Carl Sagan once said, “Every kid starts out as a natural-born scientist, and then we beat it out of them. A few trickle through the system with their wonder and enthusiasm for science intact.” Nowadays it can be hard enough for some teenagers to graduate from high school, let alone keep an enthusiasm for science. Without teens staying inspired and graduating, the future does not look so bright; we’d miss out on the great ideas and collaborations they would bring to the world.
This is where the iUrban Teen program comes in. We aim to bring back the wonder and enthusiasm that Carl Sagan spoke of, what we call the “technology spark.” We do this by introducing teens to Science, Technology, Engineering, Math and Art (STEM + Arts) related careers.
We work to get teens inspired to pursue the knowledge required to bring their ideas to life. While our programs focus on black and brown teenagers, especially those that might be at risk of dropping out of school, we welcome all teens.
Creating the Spark
At our “Tech Summits,” we invite industry professionals in fields such as digital animation, video game development, mobile app development, social media, computer security, energy, environmental science, and health to put on workshops for our teens. We hold summits at college campuses to give the teens the vision of seeing themselves at college. During the summit, the teens attend several different workshops exposing them to a variety of STEM careers.
We also have a “Parent Roundtable” at the tech summit, where we give the parents resources to support their teens. We cover topics ranging from how to navigate the public school system to the process of applying to scholarships and colleges. We also give the parents a quick overview of each workshop as well as information on upcoming iUrban Teen programs.
During the last tech summit, a reporter from OPB asked one of the teens about the mobile app workshop he just attended; he said “I’m definitely doing this when I get home.” Not a bad way for a 7th grader to spend a Saturday afternoon.
From Spark to Flame
We help keep that spark fueled with our “iUrban Code” class, which takes a deeper look at creating games, mobile apps and websites. Not only does this class teach current skills, it helps develop creativity and problem solving. We also take our teens on “Tech Tours,” so they can see how local businesses use STEM. They have a chance to talk to people that do what they may want to do and get guidance for pursuing that path.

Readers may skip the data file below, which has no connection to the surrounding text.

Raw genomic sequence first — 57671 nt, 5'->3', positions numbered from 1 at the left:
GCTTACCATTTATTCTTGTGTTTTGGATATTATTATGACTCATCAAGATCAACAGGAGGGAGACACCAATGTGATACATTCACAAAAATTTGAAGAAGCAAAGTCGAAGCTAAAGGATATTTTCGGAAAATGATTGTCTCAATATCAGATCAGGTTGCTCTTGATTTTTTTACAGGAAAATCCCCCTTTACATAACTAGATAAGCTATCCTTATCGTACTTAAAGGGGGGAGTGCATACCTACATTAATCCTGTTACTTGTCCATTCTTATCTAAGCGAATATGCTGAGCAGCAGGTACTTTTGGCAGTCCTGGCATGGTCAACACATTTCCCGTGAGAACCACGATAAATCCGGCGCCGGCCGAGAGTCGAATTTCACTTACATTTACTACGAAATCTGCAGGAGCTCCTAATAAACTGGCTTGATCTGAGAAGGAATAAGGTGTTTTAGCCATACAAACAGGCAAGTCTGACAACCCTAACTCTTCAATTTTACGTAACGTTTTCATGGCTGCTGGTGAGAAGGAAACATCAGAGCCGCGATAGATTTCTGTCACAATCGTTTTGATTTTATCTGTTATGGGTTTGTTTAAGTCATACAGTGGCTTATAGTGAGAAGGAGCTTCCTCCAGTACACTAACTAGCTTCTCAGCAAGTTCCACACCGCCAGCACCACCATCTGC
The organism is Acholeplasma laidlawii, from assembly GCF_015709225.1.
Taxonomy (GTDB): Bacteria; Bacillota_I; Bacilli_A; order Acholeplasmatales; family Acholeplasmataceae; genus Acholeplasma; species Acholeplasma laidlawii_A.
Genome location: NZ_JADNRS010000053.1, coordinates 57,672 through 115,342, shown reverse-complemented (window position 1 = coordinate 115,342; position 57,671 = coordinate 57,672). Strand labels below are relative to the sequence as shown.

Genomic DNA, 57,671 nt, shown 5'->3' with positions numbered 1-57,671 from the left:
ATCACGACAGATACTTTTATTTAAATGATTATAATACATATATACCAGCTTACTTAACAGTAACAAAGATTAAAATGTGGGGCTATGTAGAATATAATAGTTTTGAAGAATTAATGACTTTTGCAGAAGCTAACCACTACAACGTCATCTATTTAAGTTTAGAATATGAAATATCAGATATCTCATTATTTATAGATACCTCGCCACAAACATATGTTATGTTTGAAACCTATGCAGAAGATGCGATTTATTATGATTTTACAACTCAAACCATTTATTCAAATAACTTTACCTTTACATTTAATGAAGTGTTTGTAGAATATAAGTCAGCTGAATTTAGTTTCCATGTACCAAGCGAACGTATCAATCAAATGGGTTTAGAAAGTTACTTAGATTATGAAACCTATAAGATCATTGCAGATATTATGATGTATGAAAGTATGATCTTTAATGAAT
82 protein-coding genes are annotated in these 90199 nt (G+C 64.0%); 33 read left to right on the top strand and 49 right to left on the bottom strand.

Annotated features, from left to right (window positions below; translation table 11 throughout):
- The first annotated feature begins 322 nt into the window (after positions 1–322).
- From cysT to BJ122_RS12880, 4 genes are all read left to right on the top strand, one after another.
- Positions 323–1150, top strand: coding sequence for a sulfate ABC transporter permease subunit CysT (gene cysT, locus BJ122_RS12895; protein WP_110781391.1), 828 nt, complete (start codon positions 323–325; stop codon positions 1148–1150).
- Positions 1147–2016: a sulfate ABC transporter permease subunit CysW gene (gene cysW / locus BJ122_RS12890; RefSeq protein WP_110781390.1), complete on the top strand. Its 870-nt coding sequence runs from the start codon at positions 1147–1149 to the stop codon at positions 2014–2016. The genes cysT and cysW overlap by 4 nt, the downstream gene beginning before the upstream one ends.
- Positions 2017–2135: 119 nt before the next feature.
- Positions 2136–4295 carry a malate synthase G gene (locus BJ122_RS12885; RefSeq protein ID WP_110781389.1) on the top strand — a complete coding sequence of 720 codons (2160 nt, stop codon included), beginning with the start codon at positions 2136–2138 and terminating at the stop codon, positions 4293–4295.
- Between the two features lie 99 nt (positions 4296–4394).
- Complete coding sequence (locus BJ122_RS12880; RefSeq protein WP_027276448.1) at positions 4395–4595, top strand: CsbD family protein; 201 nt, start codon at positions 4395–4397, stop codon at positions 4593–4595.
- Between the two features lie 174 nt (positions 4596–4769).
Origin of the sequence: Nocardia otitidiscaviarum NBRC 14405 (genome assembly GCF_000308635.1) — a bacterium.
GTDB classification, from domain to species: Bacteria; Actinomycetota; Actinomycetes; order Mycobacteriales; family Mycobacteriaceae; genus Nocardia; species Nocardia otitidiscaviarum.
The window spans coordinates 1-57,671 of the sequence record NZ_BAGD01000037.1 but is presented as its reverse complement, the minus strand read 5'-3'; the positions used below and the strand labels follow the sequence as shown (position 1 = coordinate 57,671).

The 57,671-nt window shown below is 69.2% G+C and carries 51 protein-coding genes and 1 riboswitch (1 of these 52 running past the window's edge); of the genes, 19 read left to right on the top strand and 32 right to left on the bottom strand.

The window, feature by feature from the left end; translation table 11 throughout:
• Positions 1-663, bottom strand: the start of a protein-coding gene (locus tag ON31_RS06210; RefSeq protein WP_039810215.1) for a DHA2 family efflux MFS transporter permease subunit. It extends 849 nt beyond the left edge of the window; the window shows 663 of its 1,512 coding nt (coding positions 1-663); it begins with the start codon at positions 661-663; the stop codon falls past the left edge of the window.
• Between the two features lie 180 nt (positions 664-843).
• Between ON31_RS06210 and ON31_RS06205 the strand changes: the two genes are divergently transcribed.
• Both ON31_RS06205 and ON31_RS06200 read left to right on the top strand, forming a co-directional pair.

Since leadership and public speaking are such important skills for presenting ideas, we’ve partnered with Toastmasters to create the “Youth Speaks” class. The teens get to learn and practice techniques for “wowing” their audiences and they get to build their confidence in the process.
We also have a “Digital Storytelling” class, which focuses on the art of telling stories in video games and other digital media. We want our teens to develop vision, creativity, strategic thinking, and even the ability to weave a story for a product since these attributes contribute to what it takes to be a tech leader.
During one of our recent game development workshops, the presenter engaged the teens with the statement: “If you’re not paying for the product, you are the product.” Which opened the conversation of how tech companies fund themselves. In the same workshop, we’ve covered the idea of being a “consumer” versus being a “producer” and the mindset associated with each. We believe giving teens the big picture helps them decide where they want to participate and what skills they’d like to develop.
We have our workshop presenters share resources to encourage the teens to continue their learning. Developing the skill and responsibility to continuously learn on their own is critical so they can keep pace with emerging and rapidly changing technology. It’s possible that the jobs and careers that some of the teens will have after college don’t even exist yet.
The iUrban Teen program exists to provide ongoing opportunities to those who might not otherwise have them. Our goal is to inspire our youth to stick to and finish high school, attend college, and start a career or business. We’re looking forward to seeing that spark grow into a flame for a brighter future for all.